Captain Marvel embodies the worst impulses of “spoiler culture” because it confuses a logical and organic narrative development for a big twist. There is a reveal that comes around the half-way mark of the two-hour film which fundamentally changes the nature of the story being told. It plays against the story that had been set up to that point, and is positioned as a game-changer. It is a “twist.” It is a “big” moment. It is the kind of development for which Thanos would demand silence. Except it’s not really. It is not an actual twist. It is a plot point. It is a story beat. It is a part of the story that makes a great deal of sense in the context of the story as it is being told. However, Captain Marvel decides to play this game-changing story beat as a revelation.

There are a couple of big issues here. Most obviously, the actual narrative development is quite literally the only way that Captain Marvel could go without becoming something completely and irredeemably monstrous, so it is entirely predictable. (The twist is only a surprise to audience members who genuinely believe that Marvel’s first female-led superhero movie is likely to play out as extreme white nationalist propaganda.) More than that, though, it creates a larger problem with the flow of the story. The decision to play this story beat as a twist means the film has to conceal its hand for the first hour and fifteen minutes. This means that Captain Marvel is almost half-way over before any member of the cast gets any real character development.

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Daredevil – Guilty as Sin (Review)

This month, we’re doing daily reviews of the second season of Daredevil. Check back daily for the latest review.

Part of what is so infuriating about the second season of Daredevil is that fact that there is a lot of good material here.

The issue is nothing as simple as saying “good ideas, terrible execution”, or anything as trite. There are good ideas that are executed well and bad ideas that are handled with a surprisingly deft touch; there are also good ideas that are needlessly squandered and bad ideas that turn out to be exactly as terrible as they initially appear. It isn’t even that there are clearly discernible unambiguous flaws. Everything is a mix. For all the issues with the writing of the Punisher and Elektra, Jon Bernthal and Elodie Yung do great work with the material afforded to them.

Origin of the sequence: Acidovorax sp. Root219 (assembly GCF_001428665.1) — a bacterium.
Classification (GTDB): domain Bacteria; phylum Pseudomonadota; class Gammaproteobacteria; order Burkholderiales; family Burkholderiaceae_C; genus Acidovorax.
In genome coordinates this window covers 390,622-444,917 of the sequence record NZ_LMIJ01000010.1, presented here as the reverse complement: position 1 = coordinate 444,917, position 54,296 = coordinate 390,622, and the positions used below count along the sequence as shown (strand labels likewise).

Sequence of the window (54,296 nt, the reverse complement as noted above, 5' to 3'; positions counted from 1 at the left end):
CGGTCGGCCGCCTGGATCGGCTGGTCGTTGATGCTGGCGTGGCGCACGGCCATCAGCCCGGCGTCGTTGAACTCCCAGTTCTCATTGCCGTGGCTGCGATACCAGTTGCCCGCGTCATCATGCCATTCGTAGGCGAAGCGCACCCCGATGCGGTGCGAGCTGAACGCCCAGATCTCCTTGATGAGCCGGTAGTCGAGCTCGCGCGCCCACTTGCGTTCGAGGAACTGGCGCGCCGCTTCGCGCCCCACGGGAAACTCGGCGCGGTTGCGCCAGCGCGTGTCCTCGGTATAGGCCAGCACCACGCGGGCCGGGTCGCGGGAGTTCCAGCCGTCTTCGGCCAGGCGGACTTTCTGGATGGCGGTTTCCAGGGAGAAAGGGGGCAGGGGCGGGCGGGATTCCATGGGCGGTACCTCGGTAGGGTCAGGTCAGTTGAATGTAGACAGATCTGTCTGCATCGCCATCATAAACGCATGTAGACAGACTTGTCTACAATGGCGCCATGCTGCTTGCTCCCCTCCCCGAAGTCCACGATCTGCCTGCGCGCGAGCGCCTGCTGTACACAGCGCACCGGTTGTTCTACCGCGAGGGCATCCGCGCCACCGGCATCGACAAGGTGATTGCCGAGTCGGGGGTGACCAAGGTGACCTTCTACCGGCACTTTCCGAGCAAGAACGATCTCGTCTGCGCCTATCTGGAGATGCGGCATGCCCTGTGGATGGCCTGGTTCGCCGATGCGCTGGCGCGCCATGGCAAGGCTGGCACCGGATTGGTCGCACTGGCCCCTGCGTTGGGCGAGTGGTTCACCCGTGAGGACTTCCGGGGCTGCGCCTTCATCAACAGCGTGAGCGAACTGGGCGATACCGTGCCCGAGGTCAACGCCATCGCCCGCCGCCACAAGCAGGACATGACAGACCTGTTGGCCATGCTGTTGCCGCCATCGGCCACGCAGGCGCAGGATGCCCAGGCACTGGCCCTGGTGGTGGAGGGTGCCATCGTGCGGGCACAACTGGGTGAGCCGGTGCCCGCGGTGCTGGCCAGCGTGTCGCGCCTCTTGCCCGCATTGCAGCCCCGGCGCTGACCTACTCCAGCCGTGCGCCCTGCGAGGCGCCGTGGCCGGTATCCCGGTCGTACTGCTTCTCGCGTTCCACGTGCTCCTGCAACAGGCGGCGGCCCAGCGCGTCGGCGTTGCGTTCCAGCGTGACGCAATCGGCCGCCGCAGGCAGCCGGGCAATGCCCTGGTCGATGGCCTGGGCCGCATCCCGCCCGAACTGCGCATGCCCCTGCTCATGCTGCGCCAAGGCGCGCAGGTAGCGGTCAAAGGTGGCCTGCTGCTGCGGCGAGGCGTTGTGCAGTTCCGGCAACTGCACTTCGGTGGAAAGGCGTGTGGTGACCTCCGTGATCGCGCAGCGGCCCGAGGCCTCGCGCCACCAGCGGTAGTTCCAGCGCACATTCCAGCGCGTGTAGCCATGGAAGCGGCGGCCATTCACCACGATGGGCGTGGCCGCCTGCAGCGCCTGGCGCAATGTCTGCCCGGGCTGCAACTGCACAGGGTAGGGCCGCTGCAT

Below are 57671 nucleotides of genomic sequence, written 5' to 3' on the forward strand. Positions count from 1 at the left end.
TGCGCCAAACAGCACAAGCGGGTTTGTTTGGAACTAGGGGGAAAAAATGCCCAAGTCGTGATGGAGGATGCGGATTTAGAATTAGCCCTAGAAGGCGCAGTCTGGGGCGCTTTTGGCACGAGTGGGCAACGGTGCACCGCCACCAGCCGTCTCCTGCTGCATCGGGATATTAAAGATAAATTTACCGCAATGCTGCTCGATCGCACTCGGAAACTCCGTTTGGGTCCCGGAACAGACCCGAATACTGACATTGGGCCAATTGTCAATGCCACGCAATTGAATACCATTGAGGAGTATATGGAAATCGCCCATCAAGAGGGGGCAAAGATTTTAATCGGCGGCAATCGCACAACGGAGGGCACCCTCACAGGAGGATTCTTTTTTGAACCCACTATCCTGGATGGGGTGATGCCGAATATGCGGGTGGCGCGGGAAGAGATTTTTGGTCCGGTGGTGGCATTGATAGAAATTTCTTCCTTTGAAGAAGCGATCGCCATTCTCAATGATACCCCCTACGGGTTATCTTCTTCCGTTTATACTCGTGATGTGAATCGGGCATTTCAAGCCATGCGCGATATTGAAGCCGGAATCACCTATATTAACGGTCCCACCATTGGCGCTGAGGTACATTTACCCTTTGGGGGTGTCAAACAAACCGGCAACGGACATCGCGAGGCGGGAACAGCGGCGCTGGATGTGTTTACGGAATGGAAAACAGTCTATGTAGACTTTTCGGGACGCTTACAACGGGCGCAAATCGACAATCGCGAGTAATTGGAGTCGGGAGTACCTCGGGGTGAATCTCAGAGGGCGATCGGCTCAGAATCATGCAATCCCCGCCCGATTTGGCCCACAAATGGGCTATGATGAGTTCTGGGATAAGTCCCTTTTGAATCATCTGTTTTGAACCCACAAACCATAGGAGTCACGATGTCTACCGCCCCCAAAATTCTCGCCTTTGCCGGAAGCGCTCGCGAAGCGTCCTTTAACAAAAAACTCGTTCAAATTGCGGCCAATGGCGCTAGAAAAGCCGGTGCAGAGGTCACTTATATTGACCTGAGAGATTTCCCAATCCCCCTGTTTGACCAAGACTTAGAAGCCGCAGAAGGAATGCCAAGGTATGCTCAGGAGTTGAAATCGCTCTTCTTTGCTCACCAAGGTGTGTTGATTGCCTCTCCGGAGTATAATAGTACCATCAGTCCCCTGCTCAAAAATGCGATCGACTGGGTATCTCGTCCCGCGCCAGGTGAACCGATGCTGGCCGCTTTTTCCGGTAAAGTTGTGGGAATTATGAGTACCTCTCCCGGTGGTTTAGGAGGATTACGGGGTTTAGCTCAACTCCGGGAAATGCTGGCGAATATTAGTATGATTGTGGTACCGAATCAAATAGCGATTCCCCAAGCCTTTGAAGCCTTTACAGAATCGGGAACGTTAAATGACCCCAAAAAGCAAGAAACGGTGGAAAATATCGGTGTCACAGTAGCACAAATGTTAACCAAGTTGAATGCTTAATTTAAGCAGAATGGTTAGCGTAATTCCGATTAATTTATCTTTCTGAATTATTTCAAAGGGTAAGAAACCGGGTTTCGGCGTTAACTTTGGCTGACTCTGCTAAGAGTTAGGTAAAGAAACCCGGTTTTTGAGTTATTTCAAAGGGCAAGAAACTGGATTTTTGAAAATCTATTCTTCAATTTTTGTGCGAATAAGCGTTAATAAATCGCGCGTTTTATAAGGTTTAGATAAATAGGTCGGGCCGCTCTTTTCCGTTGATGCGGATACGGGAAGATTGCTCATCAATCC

Let us pray...

Let us pray…

The second season of Daredevil is very much a curate’s egg of a television season. There are good bits and bad bits. There is breathtaking ambition and incredible miscalculation in equal measure. The series is not entirely a failure, but it is far from a success. With Guilty as Sin, the show clumsily repositions itself as a morality play about the conflict between good and evil within the soul as Elektra Natchios. However, there is a similar conflict brewing at the heart of the show.

Even in the season’s strongest moments, there are clear weaknesses shining through. Even in the season’s weakest moments, its strongest elements are frequently in play.

Eye see.

Eye see.

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Night Stalker – Malum (Review)

This January, to prepare for the release of the new six-part season of The X-Files, we’re wrapping up our coverage of the show, particularly handling the various odds and ends between the show’s last episode and the launch of the revival.

Malum is a mess of an episode.

It has a number of very strong ideas, and some interesting twists along the way. However, the script has no idea how to fashion any of those ideas into a compelling narrative with tangible stakes. Instead, Malum gets tangled and twisted in its own wealth of story ideas. Anything worth exploring in Malum is suffocated by the sheer volume of material, affording the audience no opportunity to care about what is happening or invest in any of the supporting characters.

He's so proud of it, he put his name on it...